"Thank you for sharing with me," I remember him saying as I made my escape. Sharing?

I never saw him again.  But of course, I did have to face my sister's boyfriend. And although I was planning on telling him nothing, as soon as he saw me he knew what had happened. He read it on my face.  I felt so guilty because now he knew this about his mother's husband and I couldn't undo the damage.

What would have happened had I slapped him across the face or simply asked him to show me out of the door?  Well, I remembered another time when crossing a street in Boston, and a car of guys drove by in a convertible heckling me, and in response, I flipped them the bird.  Boy, did I regret it. Because what that gesture unleashed was a stream of such violent and hateful verbal abuse that I ran into a building on the other side of the road and cut my way through to another street - afraid they would follow me.  Another pedestrian  - a man - came to my rescue, screening me from the car as we crossed the road.  "What did you do?" he asked in amazement.

Well, I had stood up for myself. I had insulted their pride.  I hadn't laughed it off or smiled. I had not been flattered by their attention.

This is not to say that every action that has the potential to be offensive, actually is offensive.
Another time, during the same era, I remember a man yelled out at me as I was walking down the street "You have the best ass in Boston!"  He was driving by on a busy street and wasn't going to stop - so perhaps that's why it didn't seem threatening.  In fact, dear reader - I actually took it as a compliment!  Why?  I do not know.  I do not know.

But that was in the 1980's, and a lot has changed since then.  There's the internet and its proliferation of porn - there's texting and sexting and dating apps - all of which I feel grateful to have escaped.

Which brings me to Kristen Roupenian's story Cat Person which has generated so much controversy this week in social media.  The reluctance - in fact, the impossibility of walking something back once certain sexual buttons have been pushed, is part of what the story is about.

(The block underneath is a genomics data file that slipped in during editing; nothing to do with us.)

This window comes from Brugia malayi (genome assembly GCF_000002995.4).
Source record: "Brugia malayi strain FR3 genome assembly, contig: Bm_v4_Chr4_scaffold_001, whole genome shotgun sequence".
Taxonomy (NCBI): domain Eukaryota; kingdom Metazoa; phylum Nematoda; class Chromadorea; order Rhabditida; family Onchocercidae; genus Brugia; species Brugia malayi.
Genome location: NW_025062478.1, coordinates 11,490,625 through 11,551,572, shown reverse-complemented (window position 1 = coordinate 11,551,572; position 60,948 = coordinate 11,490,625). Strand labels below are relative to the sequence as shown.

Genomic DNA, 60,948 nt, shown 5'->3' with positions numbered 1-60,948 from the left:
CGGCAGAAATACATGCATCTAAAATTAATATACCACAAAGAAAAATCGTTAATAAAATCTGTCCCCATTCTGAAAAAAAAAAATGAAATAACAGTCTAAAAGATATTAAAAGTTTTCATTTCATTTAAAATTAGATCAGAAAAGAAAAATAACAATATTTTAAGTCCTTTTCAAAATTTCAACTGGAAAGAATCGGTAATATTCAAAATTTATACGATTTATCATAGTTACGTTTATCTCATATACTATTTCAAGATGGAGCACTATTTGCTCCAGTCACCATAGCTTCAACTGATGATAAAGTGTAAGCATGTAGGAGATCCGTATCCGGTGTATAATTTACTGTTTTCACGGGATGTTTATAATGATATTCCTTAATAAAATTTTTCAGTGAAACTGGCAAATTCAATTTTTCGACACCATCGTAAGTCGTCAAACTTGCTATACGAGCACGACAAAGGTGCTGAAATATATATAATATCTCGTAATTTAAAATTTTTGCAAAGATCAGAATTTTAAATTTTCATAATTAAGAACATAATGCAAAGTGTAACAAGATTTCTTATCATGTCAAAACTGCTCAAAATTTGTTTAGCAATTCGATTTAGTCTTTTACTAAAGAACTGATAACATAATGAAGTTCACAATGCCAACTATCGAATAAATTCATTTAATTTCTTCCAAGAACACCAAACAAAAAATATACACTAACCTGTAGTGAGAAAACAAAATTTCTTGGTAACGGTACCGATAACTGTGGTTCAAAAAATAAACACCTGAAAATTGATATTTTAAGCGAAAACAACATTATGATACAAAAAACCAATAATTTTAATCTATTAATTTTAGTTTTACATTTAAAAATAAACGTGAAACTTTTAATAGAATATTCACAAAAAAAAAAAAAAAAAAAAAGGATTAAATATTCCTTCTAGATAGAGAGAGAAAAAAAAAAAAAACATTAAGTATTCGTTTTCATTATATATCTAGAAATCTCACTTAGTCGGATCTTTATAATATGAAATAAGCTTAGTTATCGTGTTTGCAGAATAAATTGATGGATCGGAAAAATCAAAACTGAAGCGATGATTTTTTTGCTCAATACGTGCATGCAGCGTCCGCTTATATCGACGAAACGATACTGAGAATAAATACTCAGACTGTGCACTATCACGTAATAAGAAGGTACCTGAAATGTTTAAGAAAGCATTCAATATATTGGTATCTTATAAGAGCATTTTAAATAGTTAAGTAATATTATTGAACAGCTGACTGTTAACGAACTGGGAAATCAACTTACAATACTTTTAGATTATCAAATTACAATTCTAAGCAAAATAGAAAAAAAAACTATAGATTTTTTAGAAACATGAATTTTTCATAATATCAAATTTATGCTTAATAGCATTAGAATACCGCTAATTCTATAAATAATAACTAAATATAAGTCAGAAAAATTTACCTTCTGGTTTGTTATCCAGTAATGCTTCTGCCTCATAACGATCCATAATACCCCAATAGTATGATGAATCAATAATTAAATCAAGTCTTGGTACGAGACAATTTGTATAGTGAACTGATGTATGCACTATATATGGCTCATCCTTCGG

At one point, prior to having sex with a man Margot thinks she likes but barely knows - (a man she's already discovered to be a terrible kisser), she reflects that “It wasn’t that she was scared he would try to force her to do something against her will but that insisting that they stop now, after everything she’d done to push this forward, would make her seem spoiled and capricious, as if she’d ordered something at a restaurant and then, once the food arrived, had changed her mind and sent it back.”

Yup  - that old passivity again.  It rears its head when you believe you have done something which has inadvertently pushed things forward to a point of no return.  Messages have been sent which you didn't intend to send. And you feel responsible.

It's often only later - as Helen Garner observes in The First Stone - that anger builds up and a woman feels she must take action.  Sometimes this happens when she grows older and more confident.  I've always hoped I will turn out to be an old lady who won't hesitate to hit a disrespectful man over the head with my rolled up umbrella if necessary! I hope I am well on my way to becoming such a nasty woman.

pink hats at the Women's March on Washington
But when we are younger, Helen Garner maintains, our sense of powerlessness, our inability to protect ourselves or our children from the real predators of the world "must get bottled up and then let loose on poor blunderers who get drunk at parties and make clumsy passes."  That's what happened
with Al Franken. "The ability,"  Garner continues, "to discriminate must be maintained. Otherwise all we are doing is increasing the injustice of the world."

I couldn't agree with her more.